This setup really isn’t any different than, say, a Jeep, and I don’t see anyone writing about how Jeep brake lights don’t make sense. In fact, it’s likely better than how a car like the Jeep does it, in that the switch from not braking to braking is much more noticeable, as the taillight changes quite dramatically from one long bar to three very bright segments. On a car like the Jeep or any of the many other cars that share brake and taillight areas, all you have to go on is a change in brightness.
The Drive story also states
“However, the FMVSS does not appear to prohibit deactivating taillights during braking, so the Cybertruck’s taillights as seen here seem to be legal—even if they are perplexing, and potentially dangerous.”
…and they’re right, there are no regulations against de-activating taillights when brake lights are on, otherwise there would be millions of cars on the road made illegal, ranging from Dodge Neons to pre-’73 VW Beetles to Jeeps to AMC Hornets to Corvettes and the list goes on and on. With so many cars already on the road that do just this, I have trouble seeing how it can be perplexing or dangerous.
That said, designing taillights that way isn’t ideal! It was mostly done because, frankly, carmakers are cheapskates. Ideally, all the major taillight functions should have their own independent areas, so tail and brake and turn indicator and reverse lamp can all co-exist and illuminate in harmony, simultaneously as needed.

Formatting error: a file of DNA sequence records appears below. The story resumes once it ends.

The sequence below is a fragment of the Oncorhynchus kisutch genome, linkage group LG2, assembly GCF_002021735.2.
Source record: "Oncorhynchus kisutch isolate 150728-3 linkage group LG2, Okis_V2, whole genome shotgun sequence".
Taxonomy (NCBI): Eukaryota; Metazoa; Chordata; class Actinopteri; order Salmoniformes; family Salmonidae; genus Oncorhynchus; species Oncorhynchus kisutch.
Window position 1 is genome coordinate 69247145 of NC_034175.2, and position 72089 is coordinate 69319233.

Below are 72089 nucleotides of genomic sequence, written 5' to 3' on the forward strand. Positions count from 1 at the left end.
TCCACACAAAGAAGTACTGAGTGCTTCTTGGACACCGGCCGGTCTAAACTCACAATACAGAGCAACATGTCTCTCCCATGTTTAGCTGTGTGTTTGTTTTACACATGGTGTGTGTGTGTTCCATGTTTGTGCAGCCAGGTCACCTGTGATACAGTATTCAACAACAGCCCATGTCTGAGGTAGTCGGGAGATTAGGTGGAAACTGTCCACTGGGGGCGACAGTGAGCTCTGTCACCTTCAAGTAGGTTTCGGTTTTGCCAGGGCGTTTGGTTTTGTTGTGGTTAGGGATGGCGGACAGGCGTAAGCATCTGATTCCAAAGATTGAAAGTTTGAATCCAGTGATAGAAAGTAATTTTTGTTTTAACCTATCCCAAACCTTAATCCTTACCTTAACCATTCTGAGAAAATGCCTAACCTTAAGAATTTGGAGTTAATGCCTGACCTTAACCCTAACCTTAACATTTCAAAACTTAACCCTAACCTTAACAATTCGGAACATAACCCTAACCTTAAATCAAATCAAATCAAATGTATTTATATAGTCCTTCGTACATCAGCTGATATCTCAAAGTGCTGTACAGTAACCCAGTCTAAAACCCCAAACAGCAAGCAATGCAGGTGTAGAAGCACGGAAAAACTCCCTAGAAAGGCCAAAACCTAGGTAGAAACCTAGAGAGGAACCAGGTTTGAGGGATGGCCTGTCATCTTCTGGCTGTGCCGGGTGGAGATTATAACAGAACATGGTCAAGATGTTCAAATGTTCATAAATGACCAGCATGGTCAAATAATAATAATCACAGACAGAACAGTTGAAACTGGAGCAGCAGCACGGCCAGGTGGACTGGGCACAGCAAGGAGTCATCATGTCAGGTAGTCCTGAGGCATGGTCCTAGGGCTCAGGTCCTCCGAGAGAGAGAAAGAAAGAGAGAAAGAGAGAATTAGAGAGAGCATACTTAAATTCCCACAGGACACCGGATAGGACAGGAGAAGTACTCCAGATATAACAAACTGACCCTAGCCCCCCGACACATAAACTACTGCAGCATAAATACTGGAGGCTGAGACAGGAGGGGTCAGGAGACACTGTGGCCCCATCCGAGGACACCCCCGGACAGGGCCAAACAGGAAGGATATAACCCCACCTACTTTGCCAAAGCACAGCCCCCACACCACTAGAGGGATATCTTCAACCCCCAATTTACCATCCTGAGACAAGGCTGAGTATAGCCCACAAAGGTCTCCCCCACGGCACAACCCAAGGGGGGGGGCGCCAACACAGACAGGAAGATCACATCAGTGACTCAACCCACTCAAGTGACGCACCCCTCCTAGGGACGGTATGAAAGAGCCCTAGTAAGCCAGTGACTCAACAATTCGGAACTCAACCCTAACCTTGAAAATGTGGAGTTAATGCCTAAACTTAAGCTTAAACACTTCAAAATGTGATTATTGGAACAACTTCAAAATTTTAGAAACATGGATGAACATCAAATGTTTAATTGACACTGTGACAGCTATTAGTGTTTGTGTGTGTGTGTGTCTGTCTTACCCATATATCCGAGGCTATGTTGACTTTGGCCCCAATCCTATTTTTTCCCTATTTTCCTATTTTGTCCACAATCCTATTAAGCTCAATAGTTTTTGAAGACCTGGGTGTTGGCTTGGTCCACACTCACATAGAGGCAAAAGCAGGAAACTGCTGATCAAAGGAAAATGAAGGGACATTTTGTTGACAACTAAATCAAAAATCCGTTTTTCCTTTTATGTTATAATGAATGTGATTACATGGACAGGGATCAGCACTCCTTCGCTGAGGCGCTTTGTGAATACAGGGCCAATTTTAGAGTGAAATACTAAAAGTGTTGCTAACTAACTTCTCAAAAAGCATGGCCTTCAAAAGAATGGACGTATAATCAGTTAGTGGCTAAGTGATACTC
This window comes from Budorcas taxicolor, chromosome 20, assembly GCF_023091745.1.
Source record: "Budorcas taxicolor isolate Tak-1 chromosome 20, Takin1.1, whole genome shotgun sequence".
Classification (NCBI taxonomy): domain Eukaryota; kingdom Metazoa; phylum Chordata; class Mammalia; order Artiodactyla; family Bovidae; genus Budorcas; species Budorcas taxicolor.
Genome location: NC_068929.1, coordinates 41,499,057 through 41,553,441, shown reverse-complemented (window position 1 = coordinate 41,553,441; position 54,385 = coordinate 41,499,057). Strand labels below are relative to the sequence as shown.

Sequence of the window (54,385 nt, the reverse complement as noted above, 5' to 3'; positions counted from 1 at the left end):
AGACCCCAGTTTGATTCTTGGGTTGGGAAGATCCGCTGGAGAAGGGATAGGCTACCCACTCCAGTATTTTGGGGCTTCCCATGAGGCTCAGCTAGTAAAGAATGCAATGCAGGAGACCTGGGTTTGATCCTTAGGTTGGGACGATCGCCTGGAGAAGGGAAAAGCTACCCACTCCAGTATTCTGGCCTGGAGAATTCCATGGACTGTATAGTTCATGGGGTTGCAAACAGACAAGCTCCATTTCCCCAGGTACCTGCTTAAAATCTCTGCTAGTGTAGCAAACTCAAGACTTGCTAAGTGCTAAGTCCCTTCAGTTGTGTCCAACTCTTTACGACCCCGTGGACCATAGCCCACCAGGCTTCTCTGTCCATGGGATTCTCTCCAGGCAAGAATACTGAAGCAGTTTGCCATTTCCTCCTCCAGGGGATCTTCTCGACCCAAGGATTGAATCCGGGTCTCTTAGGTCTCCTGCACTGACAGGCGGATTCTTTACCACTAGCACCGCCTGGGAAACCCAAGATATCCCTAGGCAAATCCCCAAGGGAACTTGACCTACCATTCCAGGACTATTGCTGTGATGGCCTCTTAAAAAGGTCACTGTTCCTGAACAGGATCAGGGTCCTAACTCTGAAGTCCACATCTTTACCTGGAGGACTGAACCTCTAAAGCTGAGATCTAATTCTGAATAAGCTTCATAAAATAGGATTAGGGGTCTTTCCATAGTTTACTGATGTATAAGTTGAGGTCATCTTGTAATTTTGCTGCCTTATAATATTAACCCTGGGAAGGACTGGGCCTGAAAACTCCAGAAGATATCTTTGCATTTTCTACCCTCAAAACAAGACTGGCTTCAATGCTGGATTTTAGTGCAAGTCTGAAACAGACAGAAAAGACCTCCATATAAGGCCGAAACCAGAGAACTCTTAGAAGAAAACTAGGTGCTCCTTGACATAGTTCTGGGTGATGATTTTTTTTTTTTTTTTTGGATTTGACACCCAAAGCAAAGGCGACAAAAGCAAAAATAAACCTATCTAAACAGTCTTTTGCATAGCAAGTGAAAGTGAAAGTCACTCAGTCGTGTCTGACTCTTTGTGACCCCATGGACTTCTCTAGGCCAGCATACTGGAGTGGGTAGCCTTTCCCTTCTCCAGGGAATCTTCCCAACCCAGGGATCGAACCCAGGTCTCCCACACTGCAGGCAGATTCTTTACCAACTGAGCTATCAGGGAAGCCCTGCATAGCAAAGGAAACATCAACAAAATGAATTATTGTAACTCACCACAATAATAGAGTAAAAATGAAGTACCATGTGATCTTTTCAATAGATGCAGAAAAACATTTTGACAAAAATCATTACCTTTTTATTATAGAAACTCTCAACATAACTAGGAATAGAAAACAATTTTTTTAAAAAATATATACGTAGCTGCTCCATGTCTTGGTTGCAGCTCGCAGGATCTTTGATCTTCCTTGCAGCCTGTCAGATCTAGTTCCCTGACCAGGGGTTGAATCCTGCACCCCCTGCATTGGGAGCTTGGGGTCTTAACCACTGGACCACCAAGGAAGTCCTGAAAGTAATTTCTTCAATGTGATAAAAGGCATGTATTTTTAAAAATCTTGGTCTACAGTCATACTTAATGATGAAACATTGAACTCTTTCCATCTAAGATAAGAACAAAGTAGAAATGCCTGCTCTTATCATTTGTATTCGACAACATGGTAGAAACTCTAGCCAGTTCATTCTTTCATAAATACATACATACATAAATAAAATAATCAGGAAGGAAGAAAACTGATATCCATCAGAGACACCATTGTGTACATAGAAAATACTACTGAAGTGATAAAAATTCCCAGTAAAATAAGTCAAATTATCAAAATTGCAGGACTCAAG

More crappy is that the Cybertruck has red rear indicators instead of amber ones. The look when off could have been kept the same by using red/amber LEDs, which exist. I think a better Cybertruck taillight setup could be like this, keeping in mind when the tailgate drops, brake/tail/turn have to all work in the outermost edge:
It’s also worth noting that if there are plans to export the Cybertruck outside of the US, it will be required to have amber rear indicators. So why doesn’t Tesla just suck it up and design them in now?
Just having the amber indicators there would help so much. With the tailgate down, the taillights can revert to the just red corner squares for stop/turn/tail, which is adequate, if not great.
That light bar could be used for all kinds of more advanced effects as well, seeing as how its essentially a very wide, narrow LED display. Flashing brake lamps for emergency stops, sequential indicators, all these things are possible! Here’s two examples: flashing brake lights for hard stops, and brake lights that grow as brake intensity increases:
Of course, if Tesla doesn’t want to put in that much effort, there is another cheap and proven option that could solve the complicated taillight issues, even with the tailgate down:
Slap a couple brackets and a pair of cheap box taillights on there: they’re good enough for Jeeps and pickups and millions of box trucks and 18-wheelers and delivery vehicles, so why wouldn’t they work here? They’re DOT-approved and you can get replacements in gas stations for like $20.
Remember, I love these things:
Overall, though, while I think there’s plenty of things to criticize the Cybertruck about, the brake lights just aren’t one of them. They’re not perfect, but they’re also no different than many cars already on the road, and, really, piling on about them just feels like trying to find something to complain about.
Look at me, defending the Cybertruck! Feels kinda weird.